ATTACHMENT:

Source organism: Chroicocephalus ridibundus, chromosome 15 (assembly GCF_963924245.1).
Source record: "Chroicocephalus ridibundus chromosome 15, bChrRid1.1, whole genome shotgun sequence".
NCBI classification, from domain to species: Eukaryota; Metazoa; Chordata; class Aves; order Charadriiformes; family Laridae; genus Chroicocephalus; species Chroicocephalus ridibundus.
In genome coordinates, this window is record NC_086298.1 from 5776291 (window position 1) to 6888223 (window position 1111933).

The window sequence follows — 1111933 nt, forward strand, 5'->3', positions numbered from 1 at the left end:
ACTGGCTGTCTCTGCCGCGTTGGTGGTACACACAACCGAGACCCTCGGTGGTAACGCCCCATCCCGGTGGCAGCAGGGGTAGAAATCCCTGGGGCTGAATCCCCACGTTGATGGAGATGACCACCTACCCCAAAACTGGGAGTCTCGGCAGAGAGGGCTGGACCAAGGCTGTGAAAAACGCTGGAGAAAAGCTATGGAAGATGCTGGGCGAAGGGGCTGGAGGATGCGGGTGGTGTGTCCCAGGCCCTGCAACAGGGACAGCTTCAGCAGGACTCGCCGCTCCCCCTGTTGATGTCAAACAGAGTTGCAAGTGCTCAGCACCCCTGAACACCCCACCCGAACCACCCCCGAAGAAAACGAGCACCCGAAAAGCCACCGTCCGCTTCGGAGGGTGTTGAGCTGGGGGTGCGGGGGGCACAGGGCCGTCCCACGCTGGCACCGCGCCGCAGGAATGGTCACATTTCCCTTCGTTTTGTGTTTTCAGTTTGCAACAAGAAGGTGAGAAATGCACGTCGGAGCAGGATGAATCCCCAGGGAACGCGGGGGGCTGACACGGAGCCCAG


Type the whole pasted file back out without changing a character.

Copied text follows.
Source organism: Chroicocephalus ridibundus, chromosome 15 (assembly GCF_963924245.1).
Source record: "Chroicocephalus ridibundus chromosome 15, bChrRid1.1, whole genome shotgun sequence".
NCBI classification, from domain to species: Eukaryota; Metazoa; Chordata; class Aves; order Charadriiformes; family Laridae; genus Chroicocephalus; species Chroicocephalus ridibundus.
In genome coordinates, this window is record NC_086298.1 from 5776291 (window position 1) to 6888223 (window position 1111933).

The window sequence follows — 1111933 nt, forward strand, 5'->3', positions numbered from 1 at the left end:
ACTGGCTGTCTCTGCCGCGTTGGTGGTACACACAACCGAGACCCTCGGTGGTAACGCCCCATCCCGGTGGCAGCAGGGGTAGAAATCCCTGGGGCTGAATCCCCACGTTGATGGAGATGACCACCTACCCCAAAACTGGGAGTCTCGGCAGAGAGGGCTGGACCAAGGCTGTGAAAAACGCTGGAGAAAAGCTATGGAAGATGCTGGGCGAAGGGGCTGGAGGATGCGGGTGGTGTGTCCCAGGCCCTGCAACAGGGACAGCTTCAGCAGGACTCGCCGCTCCCCCTGTTGATGTCAAACAGAGTTGCAAGTGCTCAGCACCCCTGAACACCCCACCCGAACCACCCCCGAAGAAAACGAGCACCCGAAAAGCCACCGTCCGCTTCGGAGGGTGTTGAGCTGGGGGTGCGGGGGGCACAGGGCCGTCCCACGCTGGCACCGCGCCGCAGGAATGGTCACATTTCCCTTCGTTTTGTGTTTTCAGTTTGCAACAAGAAGGTGAGAAATGCACGTCGGAGCAGGATGAATCCCCAGGGAACGCGGGGGGCTGACACGGAGCCCAG